How to Set Up Nunjucks with ExpressJS

Nunjucks, ExpressJS

When building a web app without a dedicated front-end framework like ReactJS, Templating engines (e.g. Blade, Nunjucks) are incredibly useful.

Though they aren’t entirely necessary, they definitely help create more dynamic pages with cleaner HTML code.

Before getting into JavaScript, Flask and Django were my preferred choices for building web applications. Coming from that background, I got very used to the Jinja2 engine.

When I switched to using Express for web app development, I wanted a solution that would have similar syntax and features to Jinja2. Fortunately, Nunjucks is exactly that. This is a templating engine that is heavily inspired by Jinja2.

In this article, I will walk you through the Nunjucks setup for ExpressJS. This is a fairly simple and straight-forward process.

Setup

First, create an empty folder. Navigate into the folder and run the following command to initialise npm:

npm init

Follow all the prompts to setup your project.

Once the setup process has completed, you should have a package.json file in the root of your project.

Installing packages

Next, run the following command to install express and nunjucks.

npm install express nunjucks

Defining the entry point

Now create the file that will be the entry point of our application. I name this file index.js and place it at the root of my project.

The contents of index.js are as follows:

const express = require('express')
const nunjucks = require('nunjucks')

var app = express()

nunjucks.configure('views', {
  autoescape: true,
  express: app
})

app.set('view engine', 'html')

const PORT = '8000'

app.get('/', (req, res) => {
  res.render('home.html')
})

app.listen(PORT, () => {
  console.log(`Listening on port ${PORT}...`)
})

Let’s take a moment to go through what’s happening in this file:

  • Require the express and nunjucks packages.
  • Create an instance of express and assign it to a variable called ‘app’.
  • Configuring nunjucks: The first parameter is the path to the template folder. The second parameter is an object containing configuration options. Autoescape makes sure all output to templates are escaped before display (recommended). You can manually mark the output as safe. The express property requires an instance of an express app.
  • Set the port number. We’ll use this when starting the application later.
  • Create a ‘get’ route at ‘/’ and return a response that simply renders the template home.html.
  • Listen for connections on the specified port.

Creating the templates

At the moment if you try to load the application, you’ll get an error because we haven’t created the template that we’re trying to render yet.

Remember that we set the path to templates as ‘views’. Nunjucks will look for the ‘views’ folder in the same directory as the script that runs the configuration.

If you have your template folder in another directory or have named it something different like ‘templates’, make sure you configure the path correctly.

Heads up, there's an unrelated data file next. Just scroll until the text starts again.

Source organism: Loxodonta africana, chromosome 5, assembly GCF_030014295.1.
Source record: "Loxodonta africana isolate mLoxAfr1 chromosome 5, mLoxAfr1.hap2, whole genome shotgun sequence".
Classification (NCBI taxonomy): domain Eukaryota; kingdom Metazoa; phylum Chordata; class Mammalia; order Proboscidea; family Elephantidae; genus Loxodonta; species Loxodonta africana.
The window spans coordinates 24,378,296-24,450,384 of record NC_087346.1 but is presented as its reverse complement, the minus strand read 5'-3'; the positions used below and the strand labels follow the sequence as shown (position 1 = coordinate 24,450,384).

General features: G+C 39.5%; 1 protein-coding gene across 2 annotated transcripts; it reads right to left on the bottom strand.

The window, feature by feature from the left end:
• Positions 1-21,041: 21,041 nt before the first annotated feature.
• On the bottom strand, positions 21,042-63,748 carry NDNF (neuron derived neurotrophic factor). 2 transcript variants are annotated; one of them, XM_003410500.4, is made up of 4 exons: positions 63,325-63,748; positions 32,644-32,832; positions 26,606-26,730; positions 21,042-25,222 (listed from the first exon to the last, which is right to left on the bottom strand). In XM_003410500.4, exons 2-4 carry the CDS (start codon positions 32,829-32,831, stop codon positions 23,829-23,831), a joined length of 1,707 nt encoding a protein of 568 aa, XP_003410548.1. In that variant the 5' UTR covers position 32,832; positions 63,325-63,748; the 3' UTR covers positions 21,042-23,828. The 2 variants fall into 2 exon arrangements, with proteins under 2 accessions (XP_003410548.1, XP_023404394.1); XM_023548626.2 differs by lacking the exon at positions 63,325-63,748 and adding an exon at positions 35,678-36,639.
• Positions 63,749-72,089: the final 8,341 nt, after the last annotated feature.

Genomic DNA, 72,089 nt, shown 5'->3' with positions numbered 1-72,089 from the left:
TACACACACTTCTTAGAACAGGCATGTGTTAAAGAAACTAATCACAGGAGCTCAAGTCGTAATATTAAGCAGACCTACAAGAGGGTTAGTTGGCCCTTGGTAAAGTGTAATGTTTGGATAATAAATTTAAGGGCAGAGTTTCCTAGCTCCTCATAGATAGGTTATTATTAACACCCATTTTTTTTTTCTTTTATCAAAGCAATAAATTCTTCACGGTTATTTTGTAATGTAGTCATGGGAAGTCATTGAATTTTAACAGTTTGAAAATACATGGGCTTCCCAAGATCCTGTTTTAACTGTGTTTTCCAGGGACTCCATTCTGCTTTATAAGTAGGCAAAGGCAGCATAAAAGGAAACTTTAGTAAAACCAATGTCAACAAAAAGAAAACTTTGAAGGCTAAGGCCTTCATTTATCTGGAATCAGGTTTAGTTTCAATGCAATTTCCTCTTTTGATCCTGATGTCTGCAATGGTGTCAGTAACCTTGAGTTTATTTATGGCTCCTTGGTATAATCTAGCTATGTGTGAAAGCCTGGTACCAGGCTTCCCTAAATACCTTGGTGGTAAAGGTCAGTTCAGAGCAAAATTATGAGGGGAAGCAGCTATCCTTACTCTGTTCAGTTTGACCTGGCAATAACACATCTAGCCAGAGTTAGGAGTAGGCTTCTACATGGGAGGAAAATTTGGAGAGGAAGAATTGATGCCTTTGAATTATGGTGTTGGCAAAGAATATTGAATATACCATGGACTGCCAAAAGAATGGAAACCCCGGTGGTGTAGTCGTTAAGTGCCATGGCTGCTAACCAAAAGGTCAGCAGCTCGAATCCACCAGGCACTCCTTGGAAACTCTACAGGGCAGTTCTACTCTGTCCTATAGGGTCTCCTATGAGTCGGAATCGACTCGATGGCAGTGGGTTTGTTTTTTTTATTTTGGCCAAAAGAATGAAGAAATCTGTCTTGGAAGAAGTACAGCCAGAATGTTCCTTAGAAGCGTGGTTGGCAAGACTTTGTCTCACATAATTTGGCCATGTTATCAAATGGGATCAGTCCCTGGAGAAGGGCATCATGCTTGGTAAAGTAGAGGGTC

In this case, we have to create a folder called ‘views’ in the root of our project (because this is where index.js resides).

Inside the views folder, create a base.html template. This is the template that will be inherited by other templates. It allows us to define certain UI elements, styles and scripts only once and have them displayed/imported on every template.

This is where we’d define navigation bars and page footers.

The contents of base.html are as follows:

<!DOCTYPE html>
<html>
  <head>
    <meta charset="utf-8">
    <meta http-equiv="X-UA-Compatible" content="IE=edge">
    <title>{{ title }}</title>
    <meta name="description" content="">
    <meta name="viewport" content="width=device-width, initial-scale=1">
    <link rel="stylesheet" href="">
  </head>
  <body>
    {% block content %}{% endblock %}
    <script src="" async defer></script>
  </body>
</html>

We’ve defined a content block that will be overridden by the child templates. This is where the child templates will place their respective content.

Next, create a home.html template that extends base.html and displays a simple header in the content block.

{% extends 'base.html' %}

{% set title = 'Home' %}

{% block content %}
  <h1>Welcome home!</h1>
{% endblock %}

Now that we’ve created the templates, we’re able to load the home page. Visit localhost at the specified port and you should see that your app is up and running!

Conclusion

In this article, we’ve covered setting up the nunjucks templating engine with an express web application. In the next article, I will write about connecting an express application to MongoDB using mongoose so we can persist data.

You can track the progress of this project on Github.

Enjoyed the article or found it useful? Help out with a share and spread the word to other developers! Also feel free to drop a comment below. I’d love to hear your thoughts

Kelvin Mwinuka
Kelvin Mwinuka

I am a software developer with a BS in Computer Science from The University of Nottingham. I’m passionate about web technologies. In my free time, I like blogging and challenging myself physically.

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